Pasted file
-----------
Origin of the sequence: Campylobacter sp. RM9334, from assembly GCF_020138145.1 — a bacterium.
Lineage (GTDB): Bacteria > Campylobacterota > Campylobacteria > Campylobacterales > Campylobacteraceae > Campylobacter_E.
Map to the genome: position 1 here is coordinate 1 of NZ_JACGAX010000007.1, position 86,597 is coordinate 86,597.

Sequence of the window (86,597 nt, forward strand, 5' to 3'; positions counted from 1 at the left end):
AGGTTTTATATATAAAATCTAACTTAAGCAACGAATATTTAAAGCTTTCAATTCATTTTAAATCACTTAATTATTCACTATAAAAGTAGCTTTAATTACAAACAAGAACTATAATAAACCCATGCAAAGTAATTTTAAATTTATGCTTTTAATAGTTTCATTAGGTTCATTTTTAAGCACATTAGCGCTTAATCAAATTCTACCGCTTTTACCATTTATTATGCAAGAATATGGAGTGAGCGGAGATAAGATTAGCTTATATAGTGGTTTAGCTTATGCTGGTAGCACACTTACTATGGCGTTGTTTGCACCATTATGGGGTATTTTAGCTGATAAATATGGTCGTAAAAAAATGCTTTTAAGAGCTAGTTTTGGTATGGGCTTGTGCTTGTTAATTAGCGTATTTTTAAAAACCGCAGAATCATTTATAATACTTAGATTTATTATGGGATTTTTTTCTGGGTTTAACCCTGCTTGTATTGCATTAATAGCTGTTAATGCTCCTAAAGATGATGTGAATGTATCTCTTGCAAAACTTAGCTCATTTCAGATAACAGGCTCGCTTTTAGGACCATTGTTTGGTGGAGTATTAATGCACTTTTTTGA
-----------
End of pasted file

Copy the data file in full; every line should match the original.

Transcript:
Origin of the sequence: Campylobacter sp. RM9334, from assembly GCF_020138145.1 — a bacterium.
Lineage (GTDB): Bacteria > Campylobacterota > Campylobacteria > Campylobacterales > Campylobacteraceae > Campylobacter_E.
Map to the genome: position 1 here is coordinate 1 of NZ_JACGAX010000007.1, position 86,597 is coordinate 86,597.

Sequence of the window (86,597 nt, forward strand, 5' to 3'; positions counted from 1 at the left end):
AGGTTTTATATATAAAATCTAACTTAAGCAACGAATATTTAAAGCTTTCAATTCATTTTAAATCACTTAATTATTCACTATAAAAGTAGCTTTAATTACAAACAAGAACTATAATAAACCCATGCAAAGTAATTTTAAATTTATGCTTTTAATAGTTTCATTAGGTTCATTTTTAAGCACATTAGCGCTTAATCAAATTCTACCGCTTTTACCATTTATTATGCAAGAATATGGAGTGAGCGGAGATAAGATTAGCTTATATAGTGGTTTAGCTTATGCTGGTAGCACACTTACTATGGCGTTGTTTGCACCATTATGGGGTATTTTAGCTGATAAATATGGTCGTAAAAAAATGCTTTTAAGAGCTAGTTTTGGTATGGGCTTGTGCTTGTTAATTAGCGTATTTTTAAAAACCGCAGAATCATTTATAATACTTAGATTTATTATGGGATTTTTTTCTGGGTTTAACCCTGCTTGTATTGCATTAATAGCTGTTAATGCTCCTAAAGATGATGTGAATGTATCTCTTGCAAAACTTAGCTCATTTCAGATAACAGGCTCGCTTTTAGGACCATTGTTTGGTGGAGTATTAATGCACTTTTTTGA